Mikael Schlumpf, a research scientist in the Litvak Lab in the Biology Department at the University of New Mexico, explains long-term monitoring of ecosystem fluxes in drylands of the southwestern U.S.A. This work is important because drylands cover about 45 percent of land surface on Earth and strongly contribute to year-to-year variability in global carbon dynamics. This project spans nine eddy-covariance flux tower sites that form the New Mexico Elevation Gradient, a project supported in part by the Sevilleta Long Term Ecological Research program as well as by the Department of Energy’s Ameriflux program. To date, these ecosystems have been monitored for 15 years to understand how much carbon, energy, and water is exchanged between the land surface and the atmosphere, providing a window on how variability in climate alters pools and fluxes. This video, filmed in a desert grassland ecosystem, describes the set of detailed observations that are recorded for each dryland ecosystem across the elevation gradient.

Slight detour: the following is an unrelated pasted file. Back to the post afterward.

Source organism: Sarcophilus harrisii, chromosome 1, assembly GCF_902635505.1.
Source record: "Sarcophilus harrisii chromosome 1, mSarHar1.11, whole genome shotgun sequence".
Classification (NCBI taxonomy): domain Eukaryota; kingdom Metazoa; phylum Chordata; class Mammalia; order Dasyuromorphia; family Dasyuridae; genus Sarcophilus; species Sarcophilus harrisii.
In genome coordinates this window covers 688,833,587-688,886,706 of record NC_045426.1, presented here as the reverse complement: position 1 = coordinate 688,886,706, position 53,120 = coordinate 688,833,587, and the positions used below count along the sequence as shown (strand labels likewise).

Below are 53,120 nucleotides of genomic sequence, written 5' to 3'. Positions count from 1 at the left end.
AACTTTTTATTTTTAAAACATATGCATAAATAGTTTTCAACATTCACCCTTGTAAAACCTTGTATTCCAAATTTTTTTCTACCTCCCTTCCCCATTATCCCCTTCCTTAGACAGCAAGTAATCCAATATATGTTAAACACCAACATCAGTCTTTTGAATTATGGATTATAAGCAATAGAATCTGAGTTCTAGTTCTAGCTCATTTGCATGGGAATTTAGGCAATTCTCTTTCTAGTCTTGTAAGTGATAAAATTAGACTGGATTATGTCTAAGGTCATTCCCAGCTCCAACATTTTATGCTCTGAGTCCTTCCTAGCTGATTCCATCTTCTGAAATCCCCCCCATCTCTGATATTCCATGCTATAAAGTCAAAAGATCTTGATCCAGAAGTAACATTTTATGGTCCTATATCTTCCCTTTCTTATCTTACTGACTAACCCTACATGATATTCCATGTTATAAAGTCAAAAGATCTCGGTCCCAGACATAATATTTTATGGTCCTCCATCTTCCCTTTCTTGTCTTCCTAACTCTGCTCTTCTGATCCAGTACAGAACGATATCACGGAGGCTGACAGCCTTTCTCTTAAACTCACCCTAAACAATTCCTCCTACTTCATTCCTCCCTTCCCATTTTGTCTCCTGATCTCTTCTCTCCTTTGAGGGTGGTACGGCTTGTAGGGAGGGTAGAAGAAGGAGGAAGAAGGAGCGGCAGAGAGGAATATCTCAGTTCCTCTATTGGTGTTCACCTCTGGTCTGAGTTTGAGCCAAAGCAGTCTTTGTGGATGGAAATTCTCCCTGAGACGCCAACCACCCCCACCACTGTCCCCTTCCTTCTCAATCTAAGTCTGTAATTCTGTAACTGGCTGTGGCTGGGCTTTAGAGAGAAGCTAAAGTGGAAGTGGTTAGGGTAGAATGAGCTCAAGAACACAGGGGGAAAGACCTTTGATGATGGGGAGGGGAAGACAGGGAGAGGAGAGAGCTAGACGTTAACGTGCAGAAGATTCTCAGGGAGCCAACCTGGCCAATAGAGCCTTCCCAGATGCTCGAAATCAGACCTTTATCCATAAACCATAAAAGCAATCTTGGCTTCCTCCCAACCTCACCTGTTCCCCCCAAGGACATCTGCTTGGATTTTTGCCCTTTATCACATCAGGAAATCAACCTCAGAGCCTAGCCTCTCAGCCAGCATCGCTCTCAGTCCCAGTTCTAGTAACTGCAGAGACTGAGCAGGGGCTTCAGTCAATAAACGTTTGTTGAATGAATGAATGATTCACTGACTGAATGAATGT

This work is part of the Sevilleta LTER project funded by the National Science Foundation.